How to proceed for using applications


Our softwares are available with two kind of licenses:

  • free of charge license for research and education
  • specific license for other usages (eg. commercial use)

You can read the free of charge license for more information, or contact us.

Using the applications

Applications can be used in several modes:

  • Airplug-term: on your computer, preferably on a Linux OS (you may install a virtual machine with Ubuntu for instance if you don't use Linux as native OS). This is the default mode, which relies on the POSIX terminal functionalities. See our paper at ACM WINITS 2007 here.
  • Airplug-emu: on our network emulator, for reproducing a dynamic (or fixed) network with realistic performances. This is done thanks to our EMU application. See our paper at IEEE ICCCN 2010 here.
  • Airplug-ns: with the well known network simulator (ns-2) thanks to some light adaptations of the code, providing that it has been written in Tcl. This is done by some add-ons for ns-2. See our paper at IEEE VTC 2010 here.
  • Airplug-live: with the Airplug core program for live testbed (eg. for road experiments). This is done by the APG program. To the contrary of the others, this mode requires a specific license. Please, contact us. See our paper related to road experiments using Airplug-road at IEEE VTC 2009 here.
  • Airplug-rmt: for a remote access to the computer. A node can then be split into several computers. For instance, an application can run a laptop while still beeing connected on the embedded computer taken part to the experiment.
  • Airplug-notk: for running an application in a computer without any screen. While an application can offer a GUI for the prototyping phase, it will be able to run on an embedded computer without any screen (and then graphical libraries).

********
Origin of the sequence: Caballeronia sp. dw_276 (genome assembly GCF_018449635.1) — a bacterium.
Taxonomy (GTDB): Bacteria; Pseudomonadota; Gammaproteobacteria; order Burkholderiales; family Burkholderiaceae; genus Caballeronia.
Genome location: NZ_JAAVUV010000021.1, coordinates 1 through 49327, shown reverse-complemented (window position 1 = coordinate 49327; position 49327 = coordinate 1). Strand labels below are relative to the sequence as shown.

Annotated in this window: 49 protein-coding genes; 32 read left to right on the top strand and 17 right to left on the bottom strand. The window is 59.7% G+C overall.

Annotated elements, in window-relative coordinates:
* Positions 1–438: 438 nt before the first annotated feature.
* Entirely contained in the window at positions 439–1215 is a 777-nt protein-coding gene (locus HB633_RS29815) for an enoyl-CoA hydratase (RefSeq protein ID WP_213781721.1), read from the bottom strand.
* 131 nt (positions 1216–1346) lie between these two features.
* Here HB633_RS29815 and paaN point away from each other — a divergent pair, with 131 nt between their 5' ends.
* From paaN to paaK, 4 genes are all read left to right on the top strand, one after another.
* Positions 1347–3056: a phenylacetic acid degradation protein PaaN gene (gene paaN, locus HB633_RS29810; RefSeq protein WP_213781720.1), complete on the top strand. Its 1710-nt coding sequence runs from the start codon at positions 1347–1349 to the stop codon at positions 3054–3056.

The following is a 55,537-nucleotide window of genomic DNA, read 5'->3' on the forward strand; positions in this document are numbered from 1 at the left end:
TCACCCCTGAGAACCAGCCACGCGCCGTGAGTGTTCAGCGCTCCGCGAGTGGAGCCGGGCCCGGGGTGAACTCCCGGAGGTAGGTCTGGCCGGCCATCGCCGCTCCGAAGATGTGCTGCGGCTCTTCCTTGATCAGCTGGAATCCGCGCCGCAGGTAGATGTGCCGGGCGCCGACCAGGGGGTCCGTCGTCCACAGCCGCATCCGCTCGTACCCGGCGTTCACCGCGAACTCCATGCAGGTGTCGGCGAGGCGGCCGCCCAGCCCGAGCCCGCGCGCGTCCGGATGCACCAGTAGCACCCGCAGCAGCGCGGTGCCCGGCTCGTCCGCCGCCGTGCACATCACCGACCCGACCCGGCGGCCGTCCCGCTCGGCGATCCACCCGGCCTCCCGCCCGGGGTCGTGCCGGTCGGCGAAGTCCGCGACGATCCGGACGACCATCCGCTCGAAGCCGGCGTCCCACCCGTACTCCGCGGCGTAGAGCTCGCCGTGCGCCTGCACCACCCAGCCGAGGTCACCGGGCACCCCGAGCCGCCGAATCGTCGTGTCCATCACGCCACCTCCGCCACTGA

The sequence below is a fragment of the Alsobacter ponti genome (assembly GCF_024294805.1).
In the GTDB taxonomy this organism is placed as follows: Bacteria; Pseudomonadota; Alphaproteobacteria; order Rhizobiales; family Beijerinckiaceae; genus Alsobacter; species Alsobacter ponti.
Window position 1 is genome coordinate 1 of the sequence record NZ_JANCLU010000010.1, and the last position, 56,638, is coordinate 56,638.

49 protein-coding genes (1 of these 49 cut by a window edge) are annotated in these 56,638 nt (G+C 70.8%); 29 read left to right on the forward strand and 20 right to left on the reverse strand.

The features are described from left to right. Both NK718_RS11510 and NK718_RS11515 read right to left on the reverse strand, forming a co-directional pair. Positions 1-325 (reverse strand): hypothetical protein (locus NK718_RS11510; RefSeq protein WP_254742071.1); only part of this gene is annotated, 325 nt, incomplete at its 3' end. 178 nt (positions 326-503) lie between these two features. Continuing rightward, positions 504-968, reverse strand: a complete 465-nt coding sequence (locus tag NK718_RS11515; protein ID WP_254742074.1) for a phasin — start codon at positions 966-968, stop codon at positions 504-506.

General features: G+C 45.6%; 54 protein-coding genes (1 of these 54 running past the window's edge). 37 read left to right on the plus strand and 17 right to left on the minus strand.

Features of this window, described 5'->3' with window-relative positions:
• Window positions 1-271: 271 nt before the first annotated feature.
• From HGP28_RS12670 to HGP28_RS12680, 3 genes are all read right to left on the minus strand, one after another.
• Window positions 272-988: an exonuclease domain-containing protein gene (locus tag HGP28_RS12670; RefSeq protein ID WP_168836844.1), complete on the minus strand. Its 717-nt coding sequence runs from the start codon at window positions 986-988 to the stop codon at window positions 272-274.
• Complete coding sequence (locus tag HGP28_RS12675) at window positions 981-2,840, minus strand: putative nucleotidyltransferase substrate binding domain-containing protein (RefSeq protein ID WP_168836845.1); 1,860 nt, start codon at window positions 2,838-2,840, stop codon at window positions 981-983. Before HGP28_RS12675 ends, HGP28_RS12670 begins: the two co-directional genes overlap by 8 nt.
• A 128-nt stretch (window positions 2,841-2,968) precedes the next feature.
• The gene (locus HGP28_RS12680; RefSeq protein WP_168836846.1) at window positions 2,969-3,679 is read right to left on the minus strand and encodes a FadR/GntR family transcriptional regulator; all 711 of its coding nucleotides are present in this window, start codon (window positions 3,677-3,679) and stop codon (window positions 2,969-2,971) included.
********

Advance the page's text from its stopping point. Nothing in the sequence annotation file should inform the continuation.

Steps for downloading and testing

For testing an application, you first need to obtain the required rights by contacting us (step 1 under). Then you can install the skeleton distribution (step 2), that we call the nest. It is delivered along with some sample applications (WHA, WHO, WHE). You can play with them and learn more using the documentation and the tutorials. However you may want to add some chicken (applications) in the nest (step 3). This may require new access rights and you may have to ask us by email. When you have many applications, it is preferable to add a hen in the nest to manage all the chicken (step 4). The hen are specific software components for managing others, depending on the usage mode: prototyping in the terminal, network emulation, network simulation, real experiments, remote access, embedded computers without screens…

Here are the following steps for testing an application

  1. Connection
    • Contact us in order to obtain a login/password on this wiki in case you still not have them.
    • Connect using the login link at the bottom right of the page
  2. Preparing the nest
    • Download the distribution skeleton (the nest).
      See the Download/nest menu or follow this link.
    • Install it using mkdir + tar xvzf + make install or read the instructions on the nest page (see the nest page or follow this link).
    • Note that you know have access to the documentation, including a tutorial.